Tech software and cloud infrastructure giant Microsoft (NASDAQ:MSFT) reported its fiscal fourth-quarter and full-year earnings last week, and the results exceeded even the market's high expectations. Microsoft is firing on all cylinders across its core enterprise software division and its intelligent cloud division anchored by Azure, and it's putting in solid performance for its "other computing" division across PCs, Surface hardware, and even Bing search.

While analysts and investors like to point to all sorts of multiples to value the company, from PE ratios to EV/EBITDA, and others, the value of any asset is the present value of all future cash flows. And while Microsoft grew non-GAAP (adjusted) revenue by 14%, and both operating income and earnings per share by 24% last quarter, the company's free cash flow surged by a whopping 62%.

However, Microsoft's shareholders shouldn't necessarily plug in that 62% free cash flow growth number into their valuation models. Here's why, and how that number should be understood instead.

A little kid in glasses that are too big for his face reacts surprised to an open laptop.

Microsoft had 62% cash flow growth last quarter. Image source: Getty Images.

Great working capital management

Like most companies, Microsoft calculates free cash flow as operating cash flow minus capital expenditures. The company basically had an outstanding quarter maximizing both metrics, above and beyond its normal level of profitability.

First, operating cash flow came in about $3 billion above the company's net income and up 41% on the year, as Microsoft did a great job optimizing its working capital in the quarter. The company's accounts receivable grew by 11.4%, a lower rate than revenue, meaning the company did a great job of collecting cash it was owed from customers. In addition, inventories actually declined year-over-year and were only up slightly quarter-over-quarter, meaning Microsoft wasn't investing in stocking up on products or components.

This could be either a positive or a negative. On the positive side, it could merely reflect Microsoft extracting favorable terms from customers and distributors and harvesting past investments. On the other hand, not investing in inventory could mean that the company doesn't see as much rapid growth on the horizon, meaning less of a need to invest in making more products.

On the liability side, accounts payable and accrued expenses didn't rise by that much either, meaning Microsoft wasn't "borrowing" cash by delaying payments to suppliers or employees. However, one liability that did surge was unearned revenue, which was up 13% year-over-year, slightly higher than the 12% revenue growth, according to generally accepted accounting principles (GAAP), on the back of a very strong 25% quarterly growth in bookings.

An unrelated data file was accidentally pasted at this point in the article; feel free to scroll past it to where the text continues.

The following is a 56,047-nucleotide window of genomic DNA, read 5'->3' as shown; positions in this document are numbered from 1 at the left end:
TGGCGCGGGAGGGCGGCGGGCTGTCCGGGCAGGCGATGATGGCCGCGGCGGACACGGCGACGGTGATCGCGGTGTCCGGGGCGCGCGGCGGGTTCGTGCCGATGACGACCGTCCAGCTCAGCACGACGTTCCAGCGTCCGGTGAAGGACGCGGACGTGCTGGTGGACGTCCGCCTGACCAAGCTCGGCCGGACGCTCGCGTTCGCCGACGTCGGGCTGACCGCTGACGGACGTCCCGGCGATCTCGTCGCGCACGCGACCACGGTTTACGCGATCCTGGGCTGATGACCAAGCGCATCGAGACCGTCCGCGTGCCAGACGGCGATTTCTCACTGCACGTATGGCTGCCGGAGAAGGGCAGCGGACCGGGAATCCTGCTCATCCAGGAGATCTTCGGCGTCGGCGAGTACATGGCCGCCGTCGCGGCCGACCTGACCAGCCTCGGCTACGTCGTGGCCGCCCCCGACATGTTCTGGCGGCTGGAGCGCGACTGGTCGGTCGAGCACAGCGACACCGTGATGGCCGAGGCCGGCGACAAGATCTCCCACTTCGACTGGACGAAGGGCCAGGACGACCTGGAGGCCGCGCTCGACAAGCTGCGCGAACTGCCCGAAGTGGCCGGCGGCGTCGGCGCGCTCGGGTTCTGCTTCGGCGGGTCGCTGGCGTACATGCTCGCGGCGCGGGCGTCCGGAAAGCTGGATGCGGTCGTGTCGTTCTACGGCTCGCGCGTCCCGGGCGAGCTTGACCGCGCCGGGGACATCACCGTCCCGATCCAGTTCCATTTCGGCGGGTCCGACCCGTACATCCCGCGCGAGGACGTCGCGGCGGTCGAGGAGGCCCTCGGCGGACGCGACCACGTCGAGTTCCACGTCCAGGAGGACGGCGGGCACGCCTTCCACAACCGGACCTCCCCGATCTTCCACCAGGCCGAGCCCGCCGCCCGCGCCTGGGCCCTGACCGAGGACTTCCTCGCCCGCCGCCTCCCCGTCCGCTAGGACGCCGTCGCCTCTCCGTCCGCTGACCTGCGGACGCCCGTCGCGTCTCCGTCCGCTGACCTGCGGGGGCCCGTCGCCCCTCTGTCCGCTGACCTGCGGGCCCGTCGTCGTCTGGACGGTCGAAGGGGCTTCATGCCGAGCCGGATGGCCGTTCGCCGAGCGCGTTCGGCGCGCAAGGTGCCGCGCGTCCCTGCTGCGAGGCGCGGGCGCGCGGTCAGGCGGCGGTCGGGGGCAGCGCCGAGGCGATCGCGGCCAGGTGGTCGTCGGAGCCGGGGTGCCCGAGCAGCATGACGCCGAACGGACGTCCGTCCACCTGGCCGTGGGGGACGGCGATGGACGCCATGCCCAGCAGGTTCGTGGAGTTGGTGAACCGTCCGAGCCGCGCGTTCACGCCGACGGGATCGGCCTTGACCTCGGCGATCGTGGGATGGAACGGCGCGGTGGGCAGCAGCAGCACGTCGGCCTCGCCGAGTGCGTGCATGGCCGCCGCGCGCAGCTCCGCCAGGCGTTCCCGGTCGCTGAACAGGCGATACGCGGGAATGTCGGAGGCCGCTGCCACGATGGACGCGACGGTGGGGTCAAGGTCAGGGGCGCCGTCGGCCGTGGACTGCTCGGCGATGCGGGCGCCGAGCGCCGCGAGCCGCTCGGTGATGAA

All of this means that Microsoft did a very good job of cash management in the quarter, above and beyond its "true" profitability.

Lightening up on capital expenditures

Besides the operating cash flow side, Microsoft had a very light quarter in terms of capital expenditures. These expenditures consist mainly of data centers for its cloud computing unit. In the quarter, Microsoft spent just over $4.05 billion in capex -- which may seem like a lot but is essentially flat from the $3.98 billion in capex spent in the year-ago quarter.

Again, this could signal either a positive or a negative. Positively, this could merely mean that Microsoft is harvesting past investments in Azure data centers. It's been widely reported that 2017 and 2018 were heavy spending years for the cloud giants, as the race to build out a global data center footprint and undersea cables sent memory prices surging and semiconductor growth to all-time highs. It's also no secret that as the U.S.-China trade war has dragged on and interest rates have risen, cloud giants have eased up on spending, turning to focus on maximizing data center utilization.

If that's the case, then Microsoft's lower spending could actually be more along the lines of its "true" capital spending level. However, it could also merely signal a pause in a longer-term arms race; going forward, next-gen applications such as artificial intelligence, the Internet of Things, and 5G communications will all need much faster and denser data centers, so it's likely Microsoft's capital spending will have to increase in the next year. How much, however, is yet to be determined.

Not 62%, but still strong growth going forward

While Microsoft's 62% free cash flow growth may not be indicative of its true profit growth going forward, I still think the 20%-plus profit growth Microsoft posted could actually continue for the next few years. Strong growth in Azure, software-as-a-service, and LinkedIn should continue, along with moderating expenses and thus operating leverage. Therefore, investors should focus on operating and net income growth as more of a true mark for Microsoft's path forward, which is still awfully good.